“The first part of our public policy work was really very much oriented towards defensiveness. How do we protect philanthropy? How do we make sure that Congress does not pass laws that put philanthropy out of business? The second part of our public policy, which we really learned and grew into as we learned from these experiences, was the whole aspect of how do we partner with government around policy issues? And we realized that there used to be that belief that a foundation is a venture capitalist, we get something started, then we can turn it over to government and they will take it on and continue it, make it flourish and then take it to scale. It does not work that way. So we realized that we really had to — if we were going to leverage philanthropy in all of its finest ways — and not just money, I mean to use the knowledge, the convening power of philanthropy strategically — we really realized that we had to expand our public policy work beyond government relations and the regulatory issues and really look at key ways in which philanthropy in Michigan could be a partner with local government, state government and the federal government. And not every partnership has been successful, but the good news is that we have had some really major successes along the way.”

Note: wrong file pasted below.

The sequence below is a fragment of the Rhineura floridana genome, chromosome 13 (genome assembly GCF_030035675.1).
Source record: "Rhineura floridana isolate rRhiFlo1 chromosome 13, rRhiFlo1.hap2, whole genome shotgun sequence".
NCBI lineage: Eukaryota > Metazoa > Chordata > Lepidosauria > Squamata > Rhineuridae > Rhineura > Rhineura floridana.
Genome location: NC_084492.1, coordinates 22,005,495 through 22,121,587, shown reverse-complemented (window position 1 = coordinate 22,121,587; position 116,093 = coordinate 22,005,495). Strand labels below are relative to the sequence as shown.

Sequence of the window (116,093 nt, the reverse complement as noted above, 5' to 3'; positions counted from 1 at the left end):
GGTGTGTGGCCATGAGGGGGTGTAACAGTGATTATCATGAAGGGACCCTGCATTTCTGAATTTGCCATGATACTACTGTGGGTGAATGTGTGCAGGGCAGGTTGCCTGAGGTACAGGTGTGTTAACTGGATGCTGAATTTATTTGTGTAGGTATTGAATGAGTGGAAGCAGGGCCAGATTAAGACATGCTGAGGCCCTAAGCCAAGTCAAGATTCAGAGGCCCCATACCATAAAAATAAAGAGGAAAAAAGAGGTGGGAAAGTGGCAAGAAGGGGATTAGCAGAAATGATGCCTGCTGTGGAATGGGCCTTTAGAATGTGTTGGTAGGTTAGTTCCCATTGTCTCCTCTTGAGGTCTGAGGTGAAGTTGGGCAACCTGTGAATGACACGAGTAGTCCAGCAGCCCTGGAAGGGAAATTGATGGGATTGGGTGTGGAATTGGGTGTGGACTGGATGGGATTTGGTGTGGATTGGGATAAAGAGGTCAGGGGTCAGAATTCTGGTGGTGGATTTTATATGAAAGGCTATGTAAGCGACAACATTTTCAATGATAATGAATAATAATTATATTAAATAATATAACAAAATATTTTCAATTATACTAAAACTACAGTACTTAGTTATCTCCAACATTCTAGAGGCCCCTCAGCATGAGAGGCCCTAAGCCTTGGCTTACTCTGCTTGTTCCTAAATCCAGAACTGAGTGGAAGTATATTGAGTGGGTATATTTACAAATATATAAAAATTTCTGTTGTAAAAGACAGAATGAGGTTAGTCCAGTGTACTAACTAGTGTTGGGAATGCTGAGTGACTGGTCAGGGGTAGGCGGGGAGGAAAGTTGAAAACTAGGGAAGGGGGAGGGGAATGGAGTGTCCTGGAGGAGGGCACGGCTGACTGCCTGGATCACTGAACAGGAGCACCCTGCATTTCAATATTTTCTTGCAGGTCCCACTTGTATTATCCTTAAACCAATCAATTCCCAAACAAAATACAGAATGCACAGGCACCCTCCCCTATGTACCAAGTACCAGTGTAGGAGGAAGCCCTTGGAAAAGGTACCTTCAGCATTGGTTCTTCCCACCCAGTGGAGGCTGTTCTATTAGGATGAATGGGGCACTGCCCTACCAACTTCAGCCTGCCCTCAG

“We realized that if we did not be proactive and have a counsel that could meet with the office of the attorney general on a regular basis, that we might fall prey to regulatory activity that would not be mean-spirited, but which would be really uninformed … The good news about it is we have been able to do some things together which individually we could not have accomplished.”

National and Global Implications

“CMF is really very blessed to have great support from our larger foundations who understand the value of having a strong philanthropic sector both in the U.S. and globally. They recognize that we are part of a — philanthropy is very much a global phenomenon right now. So we have had the benefit of having financial support to share and to help others benefit from the lessons that we have learned here in Michigan.”